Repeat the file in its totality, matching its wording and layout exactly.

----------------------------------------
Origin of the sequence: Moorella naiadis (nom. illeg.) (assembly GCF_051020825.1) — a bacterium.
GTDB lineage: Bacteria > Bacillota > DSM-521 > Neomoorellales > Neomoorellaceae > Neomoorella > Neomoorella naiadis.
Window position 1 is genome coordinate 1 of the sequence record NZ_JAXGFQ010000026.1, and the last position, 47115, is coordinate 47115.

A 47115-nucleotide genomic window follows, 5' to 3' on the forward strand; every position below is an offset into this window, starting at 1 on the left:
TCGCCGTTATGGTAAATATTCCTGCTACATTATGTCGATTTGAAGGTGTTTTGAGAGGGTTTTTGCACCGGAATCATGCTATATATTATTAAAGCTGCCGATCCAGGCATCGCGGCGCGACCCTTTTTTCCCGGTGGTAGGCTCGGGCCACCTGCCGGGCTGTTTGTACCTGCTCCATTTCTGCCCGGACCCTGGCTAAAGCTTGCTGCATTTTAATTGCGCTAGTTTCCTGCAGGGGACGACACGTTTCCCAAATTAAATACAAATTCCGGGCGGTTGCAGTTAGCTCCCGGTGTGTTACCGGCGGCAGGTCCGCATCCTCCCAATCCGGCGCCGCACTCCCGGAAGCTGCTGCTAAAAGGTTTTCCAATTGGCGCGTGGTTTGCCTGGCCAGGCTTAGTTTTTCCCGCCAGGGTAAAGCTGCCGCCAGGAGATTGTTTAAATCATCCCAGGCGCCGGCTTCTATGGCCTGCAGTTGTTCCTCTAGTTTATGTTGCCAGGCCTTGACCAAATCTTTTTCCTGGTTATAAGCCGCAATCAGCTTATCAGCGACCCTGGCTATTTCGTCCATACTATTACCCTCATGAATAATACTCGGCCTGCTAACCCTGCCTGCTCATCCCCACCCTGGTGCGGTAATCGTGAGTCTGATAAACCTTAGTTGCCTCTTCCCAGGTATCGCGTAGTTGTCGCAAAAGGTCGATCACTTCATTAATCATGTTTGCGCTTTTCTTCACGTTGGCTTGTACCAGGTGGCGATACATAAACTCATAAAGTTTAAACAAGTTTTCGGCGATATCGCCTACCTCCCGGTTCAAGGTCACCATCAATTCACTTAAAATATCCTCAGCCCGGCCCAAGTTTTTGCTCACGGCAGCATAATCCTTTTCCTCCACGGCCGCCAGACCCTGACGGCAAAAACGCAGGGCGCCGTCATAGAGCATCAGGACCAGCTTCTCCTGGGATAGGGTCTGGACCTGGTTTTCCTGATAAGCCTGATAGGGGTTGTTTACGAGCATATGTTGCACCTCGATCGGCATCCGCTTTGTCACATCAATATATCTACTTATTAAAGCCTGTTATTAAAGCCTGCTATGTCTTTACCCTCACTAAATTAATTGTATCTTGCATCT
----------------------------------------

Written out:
Origin of the sequence: Moorella naiadis (nom. illeg.) (assembly GCF_051020825.1) — a bacterium.
GTDB lineage: Bacteria > Bacillota > DSM-521 > Neomoorellales > Neomoorellaceae > Neomoorella > Neomoorella naiadis.
Window position 1 is genome coordinate 1 of the sequence record NZ_JAXGFQ010000026.1, and the last position, 47115, is coordinate 47115.

A 47115-nucleotide genomic window follows, 5' to 3' on the forward strand; every position below is an offset into this window, starting at 1 on the left:
TCGCCGTTATGGTAAATATTCCTGCTACATTATGTCGATTTGAAGGTGTTTTGAGAGGGTTTTTGCACCGGAATCATGCTATATATTATTAAAGCTGCCGATCCAGGCATCGCGGCGCGACCCTTTTTTCCCGGTGGTAGGCTCGGGCCACCTGCCGGGCTGTTTGTACCTGCTCCATTTCTGCCCGGACCCTGGCTAAAGCTTGCTGCATTTTAATTGCGCTAGTTTCCTGCAGGGGACGACACGTTTCCCAAATTAAATACAAATTCCGGGCGGTTGCAGTTAGCTCCCGGTGTGTTACCGGCGGCAGGTCCGCATCCTCCCAATCCGGCGCCGCACTCCCGGAAGCTGCTGCTAAAAGGTTTTCCAATTGGCGCGTGGTTTGCCTGGCCAGGCTTAGTTTTTCCCGCCAGGGTAAAGCTGCCGCCAGGAGATTGTTTAAATCATCCCAGGCGCCGGCTTCTATGGCCTGCAGTTGTTCCTCTAGTTTATGTTGCCAGGCCTTGACCAAATCTTTTTCCTGGTTATAAGCCGCAATCAGCTTATCAGCGACCCTGGCTATTTCGTCCATACTATTACCCTCATGAATAATACTCGGCCTGCTAACCCTGCCTGCTCATCCCCACCCTGGTGCGGTAATCGTGAGTCTGATAAACCTTAGTTGCCTCTTCCCAGGTATCGCGTAGTTGTCGCAAAAGGTCGATCACTTCATTAATCATGTTTGCGCTTTTCTTCACGTTGGCTTGTACCAGGTGGCGATACATAAACTCATAAAGTTTAAACAAGTTTTCGGCGATATCGCCTACCTCCCGGTTCAAGGTCACCATCAATTCACTTAAAATATCCTCAGCCCGGCCCAAGTTTTTGCTCACGGCAGCATAATCCTTTTCCTCCACGGCCGCCAGACCCTGACGGCAAAAACGCAGGGCGCCGTCATAGAGCATCAGGACCAGCTTCTCCTGGGATAGGGTCTGGACCTGGTTTTCCTGATAAGCCTGATAGGGGTTGTTTACGAGCATATGTTGCACCTCGATCGGCATCCGCTTTGTCACATCAATATATCTACTTATTAAAGCCTGTTATTAAAGCCTGCTATGTCTTTACCCTCACTAAATTAATTGTATCTTGCATCT